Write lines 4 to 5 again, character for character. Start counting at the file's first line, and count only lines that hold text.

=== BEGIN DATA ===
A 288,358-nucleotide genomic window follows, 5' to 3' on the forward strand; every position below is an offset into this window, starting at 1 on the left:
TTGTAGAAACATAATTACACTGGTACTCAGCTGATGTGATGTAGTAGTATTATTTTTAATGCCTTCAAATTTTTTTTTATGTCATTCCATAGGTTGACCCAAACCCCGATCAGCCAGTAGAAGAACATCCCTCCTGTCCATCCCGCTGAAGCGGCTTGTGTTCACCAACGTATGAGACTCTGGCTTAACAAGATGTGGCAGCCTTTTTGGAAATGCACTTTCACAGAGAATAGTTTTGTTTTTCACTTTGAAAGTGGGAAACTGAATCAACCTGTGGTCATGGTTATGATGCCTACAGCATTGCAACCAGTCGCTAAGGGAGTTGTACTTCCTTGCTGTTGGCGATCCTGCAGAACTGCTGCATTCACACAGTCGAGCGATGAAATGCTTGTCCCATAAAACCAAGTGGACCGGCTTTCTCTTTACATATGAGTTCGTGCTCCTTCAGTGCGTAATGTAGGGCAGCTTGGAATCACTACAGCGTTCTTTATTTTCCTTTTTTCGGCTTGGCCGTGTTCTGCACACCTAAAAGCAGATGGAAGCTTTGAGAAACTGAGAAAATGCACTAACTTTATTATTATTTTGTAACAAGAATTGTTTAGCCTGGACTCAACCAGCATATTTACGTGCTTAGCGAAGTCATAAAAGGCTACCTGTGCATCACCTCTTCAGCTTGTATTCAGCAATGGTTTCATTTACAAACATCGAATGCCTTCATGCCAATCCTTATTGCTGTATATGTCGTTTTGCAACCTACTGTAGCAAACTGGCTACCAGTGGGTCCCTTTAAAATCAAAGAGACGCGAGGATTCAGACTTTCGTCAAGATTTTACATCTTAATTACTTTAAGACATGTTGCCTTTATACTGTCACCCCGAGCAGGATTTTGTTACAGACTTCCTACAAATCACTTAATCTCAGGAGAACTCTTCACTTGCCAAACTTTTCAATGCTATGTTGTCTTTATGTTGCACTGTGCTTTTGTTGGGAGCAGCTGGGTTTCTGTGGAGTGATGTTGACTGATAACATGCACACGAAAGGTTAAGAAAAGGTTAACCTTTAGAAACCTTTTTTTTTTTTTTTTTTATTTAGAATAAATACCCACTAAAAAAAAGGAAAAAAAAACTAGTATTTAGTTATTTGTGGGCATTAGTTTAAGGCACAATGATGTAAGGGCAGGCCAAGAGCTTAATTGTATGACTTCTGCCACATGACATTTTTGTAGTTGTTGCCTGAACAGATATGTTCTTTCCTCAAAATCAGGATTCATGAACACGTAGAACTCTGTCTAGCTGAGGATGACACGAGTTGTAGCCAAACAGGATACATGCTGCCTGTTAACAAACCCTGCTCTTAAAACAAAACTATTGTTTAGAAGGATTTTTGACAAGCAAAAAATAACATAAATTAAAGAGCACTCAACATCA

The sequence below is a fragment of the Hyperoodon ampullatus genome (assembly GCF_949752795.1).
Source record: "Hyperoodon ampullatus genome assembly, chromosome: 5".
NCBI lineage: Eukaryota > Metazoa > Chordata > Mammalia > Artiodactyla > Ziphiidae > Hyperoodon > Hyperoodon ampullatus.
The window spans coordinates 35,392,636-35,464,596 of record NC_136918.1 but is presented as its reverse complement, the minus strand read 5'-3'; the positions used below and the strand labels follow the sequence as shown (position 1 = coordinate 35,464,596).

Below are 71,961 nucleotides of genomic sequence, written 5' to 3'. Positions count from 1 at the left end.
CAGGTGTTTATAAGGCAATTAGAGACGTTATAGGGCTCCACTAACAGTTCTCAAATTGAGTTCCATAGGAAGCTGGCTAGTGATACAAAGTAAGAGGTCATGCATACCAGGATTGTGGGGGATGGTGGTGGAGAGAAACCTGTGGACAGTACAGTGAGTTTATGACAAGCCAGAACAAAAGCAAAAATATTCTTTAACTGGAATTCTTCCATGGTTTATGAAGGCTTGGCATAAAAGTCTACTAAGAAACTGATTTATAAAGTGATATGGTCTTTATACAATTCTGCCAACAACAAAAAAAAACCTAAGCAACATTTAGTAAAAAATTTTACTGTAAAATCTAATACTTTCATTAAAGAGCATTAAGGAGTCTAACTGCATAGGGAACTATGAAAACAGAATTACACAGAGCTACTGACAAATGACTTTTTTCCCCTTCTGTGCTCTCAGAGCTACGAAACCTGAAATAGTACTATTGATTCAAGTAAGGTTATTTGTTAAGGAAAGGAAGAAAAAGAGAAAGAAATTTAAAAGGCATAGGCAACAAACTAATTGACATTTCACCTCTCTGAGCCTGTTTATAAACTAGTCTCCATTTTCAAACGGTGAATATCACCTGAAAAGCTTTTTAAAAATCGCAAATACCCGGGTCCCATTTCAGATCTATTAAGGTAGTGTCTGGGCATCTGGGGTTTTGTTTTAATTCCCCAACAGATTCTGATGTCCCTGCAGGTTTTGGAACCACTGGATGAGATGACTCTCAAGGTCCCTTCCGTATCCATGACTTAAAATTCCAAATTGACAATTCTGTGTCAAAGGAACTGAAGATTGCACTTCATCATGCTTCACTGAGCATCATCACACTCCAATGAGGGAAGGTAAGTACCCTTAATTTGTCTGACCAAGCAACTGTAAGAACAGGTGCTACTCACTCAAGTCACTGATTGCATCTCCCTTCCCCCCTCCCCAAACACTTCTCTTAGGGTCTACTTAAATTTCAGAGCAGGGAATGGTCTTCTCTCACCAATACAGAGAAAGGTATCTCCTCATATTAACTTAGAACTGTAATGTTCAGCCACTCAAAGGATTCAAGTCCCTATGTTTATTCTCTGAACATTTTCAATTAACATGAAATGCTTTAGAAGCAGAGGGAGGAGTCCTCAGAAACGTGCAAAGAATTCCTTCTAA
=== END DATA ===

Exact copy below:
Source record: "Hyperoodon ampullatus genome assembly, chromosome: 5".
NCBI lineage: Eukaryota > Metazoa > Chordata > Mammalia > Artiodactyla > Ziphiidae > Hyperoodon > Hyperoodon ampullatus.